When rubella infection occurs during pregnancy, especially during the first trimester, serious consequences can result. These include miscarriages, fetal deaths/stillbirths, and a constellation of severe birth defects known as congenital rubella syndrome (CRS). The most common congenital defects are cataracts, heart defects and hearing impairment. See Chapter 15, “Congenital Rubella Syndrome ,” for more details.

Before the availability of rubella vaccines in the United States, rubella was a common disease that occurred primarily among young children. Incidence was highest during the spring with epidemics every 6 to 9 years.[ 4 ] The last major epidemic in the United States occurred during 1964–1965, when there were an estimated 12.5 million rubella cases in the United States, resulting in 2,000 cases of encephalitis, 11,250 therapeutic or spontaneous abortions, 2,100 neonatal deaths, and 20,000 infants born with CRS.[ 5 ]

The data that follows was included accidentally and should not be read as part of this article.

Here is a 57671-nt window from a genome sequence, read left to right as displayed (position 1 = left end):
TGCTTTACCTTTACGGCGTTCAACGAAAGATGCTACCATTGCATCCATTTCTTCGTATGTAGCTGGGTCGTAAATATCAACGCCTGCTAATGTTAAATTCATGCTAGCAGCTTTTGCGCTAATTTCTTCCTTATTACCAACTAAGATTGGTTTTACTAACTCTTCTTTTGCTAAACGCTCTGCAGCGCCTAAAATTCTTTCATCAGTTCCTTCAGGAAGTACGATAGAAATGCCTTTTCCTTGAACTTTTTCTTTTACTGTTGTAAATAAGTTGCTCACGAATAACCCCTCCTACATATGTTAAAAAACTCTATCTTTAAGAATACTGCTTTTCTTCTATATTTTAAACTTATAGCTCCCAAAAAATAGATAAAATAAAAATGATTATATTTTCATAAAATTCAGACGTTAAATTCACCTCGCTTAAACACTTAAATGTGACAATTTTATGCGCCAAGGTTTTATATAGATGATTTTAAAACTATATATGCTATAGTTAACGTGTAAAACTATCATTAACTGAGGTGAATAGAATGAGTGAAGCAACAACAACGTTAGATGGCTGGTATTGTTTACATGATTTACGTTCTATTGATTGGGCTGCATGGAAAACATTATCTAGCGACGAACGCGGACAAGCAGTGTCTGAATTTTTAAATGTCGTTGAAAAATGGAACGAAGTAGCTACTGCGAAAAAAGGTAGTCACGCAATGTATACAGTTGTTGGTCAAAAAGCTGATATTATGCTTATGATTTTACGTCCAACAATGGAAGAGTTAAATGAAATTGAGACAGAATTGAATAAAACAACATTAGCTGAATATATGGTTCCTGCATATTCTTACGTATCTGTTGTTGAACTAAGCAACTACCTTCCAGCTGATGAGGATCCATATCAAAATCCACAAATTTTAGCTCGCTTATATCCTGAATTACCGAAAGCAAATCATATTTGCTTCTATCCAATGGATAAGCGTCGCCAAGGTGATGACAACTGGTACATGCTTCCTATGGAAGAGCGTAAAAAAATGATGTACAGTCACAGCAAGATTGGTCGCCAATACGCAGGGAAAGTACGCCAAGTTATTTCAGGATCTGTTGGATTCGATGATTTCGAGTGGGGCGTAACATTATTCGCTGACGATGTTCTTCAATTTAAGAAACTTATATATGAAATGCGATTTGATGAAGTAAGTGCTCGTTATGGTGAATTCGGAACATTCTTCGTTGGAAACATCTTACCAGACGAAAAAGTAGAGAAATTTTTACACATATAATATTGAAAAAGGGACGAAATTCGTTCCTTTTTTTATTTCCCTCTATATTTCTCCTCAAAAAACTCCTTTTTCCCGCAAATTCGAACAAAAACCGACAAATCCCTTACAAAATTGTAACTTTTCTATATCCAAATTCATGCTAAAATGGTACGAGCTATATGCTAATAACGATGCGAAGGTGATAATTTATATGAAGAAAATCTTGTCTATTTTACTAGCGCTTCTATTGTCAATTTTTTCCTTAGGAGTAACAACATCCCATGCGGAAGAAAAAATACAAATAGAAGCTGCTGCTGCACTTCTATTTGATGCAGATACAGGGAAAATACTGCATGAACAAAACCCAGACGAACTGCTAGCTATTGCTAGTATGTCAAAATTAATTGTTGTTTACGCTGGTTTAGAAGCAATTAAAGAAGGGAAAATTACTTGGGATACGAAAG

During the 1990s and in 2000, rubella outbreaks occurred among members of religious communities that traditionally refuse vaccination and among adults from countries without a history of routine rubella vaccination programs.[ 7, 8 ] Since 2001, only 3 rubella outbreaks have been reported, each with 5 or fewer cases.

Blackleg - Generalized Conditions - Merck Veterinary Manual

A field manual of camel diseases | League for Pastoral Peoples

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